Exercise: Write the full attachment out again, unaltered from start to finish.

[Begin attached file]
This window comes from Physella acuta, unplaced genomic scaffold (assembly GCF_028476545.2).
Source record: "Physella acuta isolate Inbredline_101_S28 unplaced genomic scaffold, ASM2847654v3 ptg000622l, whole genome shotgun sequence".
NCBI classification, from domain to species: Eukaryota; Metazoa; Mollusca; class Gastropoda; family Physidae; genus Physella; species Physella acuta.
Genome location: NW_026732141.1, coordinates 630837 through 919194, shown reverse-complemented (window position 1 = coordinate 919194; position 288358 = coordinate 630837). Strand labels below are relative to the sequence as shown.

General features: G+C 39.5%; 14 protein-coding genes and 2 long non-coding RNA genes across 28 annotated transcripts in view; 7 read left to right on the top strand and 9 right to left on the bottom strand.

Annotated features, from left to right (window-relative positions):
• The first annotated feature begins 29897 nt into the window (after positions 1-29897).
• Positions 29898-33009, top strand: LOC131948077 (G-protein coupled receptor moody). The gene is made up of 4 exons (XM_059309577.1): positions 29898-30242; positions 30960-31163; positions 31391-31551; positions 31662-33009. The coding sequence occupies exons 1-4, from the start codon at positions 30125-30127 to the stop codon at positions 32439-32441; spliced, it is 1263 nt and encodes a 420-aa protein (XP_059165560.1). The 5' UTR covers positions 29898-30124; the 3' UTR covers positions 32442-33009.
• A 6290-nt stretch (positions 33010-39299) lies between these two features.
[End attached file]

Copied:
This window comes from Physella acuta, unplaced genomic scaffold (assembly GCF_028476545.2).
Source record: "Physella acuta isolate Inbredline_101_S28 unplaced genomic scaffold, ASM2847654v3 ptg000622l, whole genome shotgun sequence".
NCBI classification, from domain to species: Eukaryota; Metazoa; Mollusca; class Gastropoda; family Physidae; genus Physella; species Physella acuta.
Genome location: NW_026732141.1, coordinates 630837 through 919194, shown reverse-complemented (window position 1 = coordinate 919194; position 288358 = coordinate 630837). Strand labels below are relative to the sequence as shown.

General features: G+C 39.5%; 14 protein-coding genes and 2 long non-coding RNA genes across 28 annotated transcripts in view; 7 read left to right on the top strand and 9 right to left on the bottom strand.

Annotated features, from left to right (window-relative positions):
• The first annotated feature begins 29897 nt into the window (after positions 1-29897).
• Positions 29898-33009, top strand: LOC131948077 (G-protein coupled receptor moody). The gene is made up of 4 exons (XM_059309577.1): positions 29898-30242; positions 30960-31163; positions 31391-31551; positions 31662-33009. The coding sequence occupies exons 1-4, from the start codon at positions 30125-30127 to the stop codon at positions 32439-32441; spliced, it is 1263 nt and encodes a 420-aa protein (XP_059165560.1). The 5' UTR covers positions 29898-30124; the 3' UTR covers positions 32442-33009.
• A 6290-nt stretch (positions 33010-39299) lies between these two features.